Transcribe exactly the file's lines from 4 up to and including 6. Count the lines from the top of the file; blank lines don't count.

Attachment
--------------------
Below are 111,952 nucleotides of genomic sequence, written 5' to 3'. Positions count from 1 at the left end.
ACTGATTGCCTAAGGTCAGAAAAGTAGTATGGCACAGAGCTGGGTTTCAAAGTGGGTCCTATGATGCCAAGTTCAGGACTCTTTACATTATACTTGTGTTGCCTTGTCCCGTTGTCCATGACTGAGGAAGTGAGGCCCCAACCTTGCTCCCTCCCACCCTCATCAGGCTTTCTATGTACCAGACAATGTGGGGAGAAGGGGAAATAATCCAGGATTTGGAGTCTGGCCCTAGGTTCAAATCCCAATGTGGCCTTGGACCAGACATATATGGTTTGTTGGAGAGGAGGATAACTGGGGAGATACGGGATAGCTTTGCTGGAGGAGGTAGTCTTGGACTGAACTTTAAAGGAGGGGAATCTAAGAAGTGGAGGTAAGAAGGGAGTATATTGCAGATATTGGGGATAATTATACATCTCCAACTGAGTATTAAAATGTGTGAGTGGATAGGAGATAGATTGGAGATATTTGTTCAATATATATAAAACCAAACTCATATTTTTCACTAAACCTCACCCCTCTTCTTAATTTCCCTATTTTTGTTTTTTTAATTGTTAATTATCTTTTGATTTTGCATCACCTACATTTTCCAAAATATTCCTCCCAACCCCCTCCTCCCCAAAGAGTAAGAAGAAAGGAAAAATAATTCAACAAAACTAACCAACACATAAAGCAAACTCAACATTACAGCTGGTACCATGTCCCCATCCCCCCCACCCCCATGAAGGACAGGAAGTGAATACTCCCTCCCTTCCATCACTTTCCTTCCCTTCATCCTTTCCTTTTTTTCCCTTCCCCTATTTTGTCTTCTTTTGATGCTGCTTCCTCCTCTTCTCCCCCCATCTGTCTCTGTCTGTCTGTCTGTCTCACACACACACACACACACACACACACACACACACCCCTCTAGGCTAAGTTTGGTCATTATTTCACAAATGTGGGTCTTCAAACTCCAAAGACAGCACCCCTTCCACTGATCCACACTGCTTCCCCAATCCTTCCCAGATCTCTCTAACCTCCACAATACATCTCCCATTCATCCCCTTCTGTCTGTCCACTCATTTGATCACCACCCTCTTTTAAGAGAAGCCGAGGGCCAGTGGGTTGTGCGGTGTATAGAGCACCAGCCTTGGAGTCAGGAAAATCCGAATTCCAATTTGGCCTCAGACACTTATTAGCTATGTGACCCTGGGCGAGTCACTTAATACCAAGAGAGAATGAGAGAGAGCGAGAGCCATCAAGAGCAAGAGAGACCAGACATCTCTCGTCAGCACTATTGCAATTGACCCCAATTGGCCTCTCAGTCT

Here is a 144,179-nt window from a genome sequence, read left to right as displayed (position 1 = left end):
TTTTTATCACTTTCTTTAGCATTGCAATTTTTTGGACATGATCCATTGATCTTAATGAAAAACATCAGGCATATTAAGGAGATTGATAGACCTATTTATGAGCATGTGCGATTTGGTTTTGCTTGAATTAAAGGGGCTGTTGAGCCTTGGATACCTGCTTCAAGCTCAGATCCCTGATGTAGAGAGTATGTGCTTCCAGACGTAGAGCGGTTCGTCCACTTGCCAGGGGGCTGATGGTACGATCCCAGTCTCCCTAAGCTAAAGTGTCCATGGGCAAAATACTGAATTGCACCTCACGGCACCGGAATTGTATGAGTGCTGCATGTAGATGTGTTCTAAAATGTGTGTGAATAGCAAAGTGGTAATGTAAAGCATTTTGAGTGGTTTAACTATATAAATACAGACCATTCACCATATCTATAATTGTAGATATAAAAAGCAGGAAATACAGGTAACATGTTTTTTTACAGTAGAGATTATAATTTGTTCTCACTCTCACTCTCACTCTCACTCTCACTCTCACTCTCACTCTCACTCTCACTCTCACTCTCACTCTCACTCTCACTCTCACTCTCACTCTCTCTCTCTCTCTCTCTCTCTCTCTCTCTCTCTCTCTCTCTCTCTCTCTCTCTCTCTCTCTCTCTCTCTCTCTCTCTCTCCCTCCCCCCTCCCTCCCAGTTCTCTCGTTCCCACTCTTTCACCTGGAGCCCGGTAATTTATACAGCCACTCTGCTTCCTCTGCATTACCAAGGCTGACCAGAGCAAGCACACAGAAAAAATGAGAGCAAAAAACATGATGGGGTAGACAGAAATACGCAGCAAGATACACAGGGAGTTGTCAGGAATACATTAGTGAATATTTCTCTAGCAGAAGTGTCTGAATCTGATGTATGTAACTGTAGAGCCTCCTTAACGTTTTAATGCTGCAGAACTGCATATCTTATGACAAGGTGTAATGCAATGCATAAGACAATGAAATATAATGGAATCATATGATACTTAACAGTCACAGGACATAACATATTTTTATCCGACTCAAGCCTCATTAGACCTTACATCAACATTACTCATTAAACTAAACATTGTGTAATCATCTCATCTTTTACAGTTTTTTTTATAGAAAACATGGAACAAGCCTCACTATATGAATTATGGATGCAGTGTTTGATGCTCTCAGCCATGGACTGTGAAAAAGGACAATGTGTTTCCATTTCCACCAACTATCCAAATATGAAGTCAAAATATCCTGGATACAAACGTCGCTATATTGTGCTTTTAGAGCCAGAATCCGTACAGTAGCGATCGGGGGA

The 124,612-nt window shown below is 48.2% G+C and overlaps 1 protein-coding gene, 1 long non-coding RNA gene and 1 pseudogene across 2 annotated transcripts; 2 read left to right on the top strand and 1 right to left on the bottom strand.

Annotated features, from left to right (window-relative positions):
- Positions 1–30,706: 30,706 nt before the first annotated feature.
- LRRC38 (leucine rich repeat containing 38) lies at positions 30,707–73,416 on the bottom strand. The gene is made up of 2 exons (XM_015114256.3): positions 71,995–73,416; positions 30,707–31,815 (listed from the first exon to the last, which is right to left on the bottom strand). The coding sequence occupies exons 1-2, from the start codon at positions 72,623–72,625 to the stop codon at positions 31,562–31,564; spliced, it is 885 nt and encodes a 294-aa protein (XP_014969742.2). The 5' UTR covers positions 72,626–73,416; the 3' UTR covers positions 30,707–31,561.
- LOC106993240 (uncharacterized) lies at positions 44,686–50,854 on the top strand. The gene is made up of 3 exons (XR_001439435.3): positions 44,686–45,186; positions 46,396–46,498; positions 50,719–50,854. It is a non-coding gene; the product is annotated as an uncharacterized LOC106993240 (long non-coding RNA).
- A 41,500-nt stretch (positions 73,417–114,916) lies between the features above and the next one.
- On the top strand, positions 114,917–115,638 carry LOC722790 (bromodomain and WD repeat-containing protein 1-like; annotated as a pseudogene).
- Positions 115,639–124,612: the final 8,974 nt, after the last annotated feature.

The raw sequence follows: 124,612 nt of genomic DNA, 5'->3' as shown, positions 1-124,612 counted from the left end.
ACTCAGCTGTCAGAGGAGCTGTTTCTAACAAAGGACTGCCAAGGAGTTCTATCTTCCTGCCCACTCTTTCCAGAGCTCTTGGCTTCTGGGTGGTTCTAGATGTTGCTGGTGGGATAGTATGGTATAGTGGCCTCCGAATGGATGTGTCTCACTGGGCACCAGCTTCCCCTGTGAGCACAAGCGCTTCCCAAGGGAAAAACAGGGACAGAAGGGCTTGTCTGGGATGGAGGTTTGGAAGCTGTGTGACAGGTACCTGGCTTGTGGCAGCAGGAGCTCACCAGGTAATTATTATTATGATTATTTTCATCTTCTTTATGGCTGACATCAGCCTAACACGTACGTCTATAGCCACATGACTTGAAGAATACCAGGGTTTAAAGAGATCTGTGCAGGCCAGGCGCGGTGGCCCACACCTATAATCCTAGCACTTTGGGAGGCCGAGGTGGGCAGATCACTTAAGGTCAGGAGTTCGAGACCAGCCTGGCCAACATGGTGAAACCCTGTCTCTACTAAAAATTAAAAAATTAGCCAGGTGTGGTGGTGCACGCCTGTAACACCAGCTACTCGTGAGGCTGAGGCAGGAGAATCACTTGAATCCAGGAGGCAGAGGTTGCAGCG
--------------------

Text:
TTTTTATCACTTTCTTTAGCATTGCAATTTTTTGGACATGATCCATTGATCTTAATGAAAAACATCAGGCATATTAAGGAGATTGATAGACCTATTTATGAGCATGTGCGATTTGGTTTTGCTTGAATTAAAGGGGCTGTTGAGCCTTGGATACCTGCTTCAAGCTCAGATCCCTGATGTAGAGAGTATGTGCTTCCAGACGTAGAGCGGTTCGTCCACTTGCCAGGGGGCTGATGGTACGATCCCAGTCTCCCTAAGCTAAAGTGTCCATGGGCAAAATACTGAATTGCACCTCACGGCACCGGAATTGTATGAGTGCTGCATGTAGATGTGTTCTAAAATGTGTGTGAATAGCAAAGTGGTAATGTAAAGCATTTTGAGTGGTTTAACTATATAAATACAGACCATTCACCATATCTATAATTGTAGATATAAAAAGCAGGAAATACAGGTAACATGTTTTTTTACAGTAGAGATTATAATTTGTTCTCACTCTCACTCTCACTCTCACTCTCACTCTCACTCTCACTCTCACTCTCACTCTCACTCTCACTCTCACTCTCACTCTCACTCTCACTCTCTCTCTCTCTCTCTCTCTCTCTCTCTCTCTCTCTCTCTCTCTCTCTCTCTCTCTCTCTCTCTCTCTCTCTCTCTCTCTCCCTCCCCCCTCCCTCCCAGTTCTCTCGTTCCCACTCTTTCACCTGGAGCCCGGTAATTTATACAGCCACTCTGCTTCCTCTGCATTACCAAGGCTGACCAGAGCAAGCACACAGAAAAAATGAGAGCAAAAAACATGATGGGGTAGACAGAAATACGCAGCAAGATACACAGGGAGTTGTCAGGAATACATTAGTGAATATTTCTCTAGCAGAAGTGTCTGAATCTGATGTATGTAACTGTAGAGCCTCCTTAACGTTTTAATGCTGCAGAACTGCATATCTTATGACAAGGTGTAATGCAATGCATAAGACAATGAAATATAATGGAATCATATGATACTTAACAGTCACAGGACATAACATATTTTTATCCGACTCAAGCCTCATTAGACCTTACATCAACATTACTCATTAAACTAAACATTGTGTAATCATCTCATCTTTTACAGTTTTTTTTATAGAAAACATGGAACAAGCCTCACTATATGAATTATGGATGCAGTGTTTGATGCTCTCAGCCATGGACTGTGAAAAAGGACAATGTGTTTCCATTTCCACCAACTATCCAAATATGAAGTCAAAATATCCTGGATACAAACGTCGCTATATTGTGCTTTTAGAGCCAGAATCCGTACAGTAGCGATCGGGGGA

The 124,612-nt window shown below is 48.2% G+C and overlaps 1 protein-coding gene, 1 long non-coding RNA gene and 1 pseudogene across 2 annotated transcripts; 2 read left to right on the top strand and 1 right to left on the bottom strand.

Annotated features, from left to right (window-relative positions):